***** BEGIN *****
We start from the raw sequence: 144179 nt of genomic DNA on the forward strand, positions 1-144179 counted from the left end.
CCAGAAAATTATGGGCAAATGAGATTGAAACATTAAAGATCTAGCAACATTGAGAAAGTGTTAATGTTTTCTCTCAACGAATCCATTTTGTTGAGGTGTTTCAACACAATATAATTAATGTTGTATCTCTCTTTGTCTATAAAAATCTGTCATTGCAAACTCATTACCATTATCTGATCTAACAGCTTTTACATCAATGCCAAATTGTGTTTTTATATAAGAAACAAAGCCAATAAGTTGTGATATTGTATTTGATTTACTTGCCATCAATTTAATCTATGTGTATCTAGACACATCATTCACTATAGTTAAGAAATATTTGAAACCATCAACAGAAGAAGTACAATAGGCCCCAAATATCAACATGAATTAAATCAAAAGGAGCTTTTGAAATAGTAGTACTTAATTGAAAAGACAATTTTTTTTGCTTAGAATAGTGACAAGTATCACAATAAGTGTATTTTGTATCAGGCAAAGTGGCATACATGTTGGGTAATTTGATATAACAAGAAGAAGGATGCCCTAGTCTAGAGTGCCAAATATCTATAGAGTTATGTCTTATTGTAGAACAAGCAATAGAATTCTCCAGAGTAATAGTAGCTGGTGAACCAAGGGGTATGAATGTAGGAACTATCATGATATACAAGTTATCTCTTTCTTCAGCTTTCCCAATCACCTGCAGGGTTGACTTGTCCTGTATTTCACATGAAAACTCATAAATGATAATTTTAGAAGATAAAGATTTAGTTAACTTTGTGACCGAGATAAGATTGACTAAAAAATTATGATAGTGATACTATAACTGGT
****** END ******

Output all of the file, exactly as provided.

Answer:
We start from the raw sequence: 144179 nt of genomic DNA on the forward strand, positions 1-144179 counted from the left end.
CCAGAAAATTATGGGCAAATGAGATTGAAACATTAAAGATCTAGCAACATTGAGAAAGTGTTAATGTTTTCTCTCAACGAATCCATTTTGTTGAGGTGTTTCAACACAATATAATTAATGTTGTATCTCTCTTTGTCTATAAAAATCTGTCATTGCAAACTCATTACCATTATCTGATCTAACAGCTTTTACATCAATGCCAAATTGTGTTTTTATATAAGAAACAAAGCCAATAAGTTGTGATATTGTATTTGATTTACTTGCCATCAATTTAATCTATGTGTATCTAGACACATCATTCACTATAGTTAAGAAATATTTGAAACCATCAACAGAAGAAGTACAATAGGCCCCAAATATCAACATGAATTAAATCAAAAGGAGCTTTTGAAATAGTAGTACTTAATTGAAAAGACAATTTTTTTTGCTTAGAATAGTGACAAGTATCACAATAAGTGTATTTTGTATCAGGCAAAGTGGCATACATGTTGGGTAATTTGATATAACAAGAAGAAGGATGCCCTAGTCTAGAGTGCCAAATATCTATAGAGTTATGTCTTATTGTAGAACAAGCAATAGAATTCTCCAGAGTAATAGTAGCTGGTGAACCAAGGGGTATGAATGTAGGAACTATCATGATATACAAGTTATCTCTTTCTTCAGCTTTCCCAATCACCTGCAGGGTTGACTTGTCCTGTATTTCACATGAAAACTCATAAATGATAATTTTAGAAGATAAAGATTTAGTTAACTTTGTGACCGAGATAAGATTGACTAAAAAATTATGATAGTGATACTATAACTGGT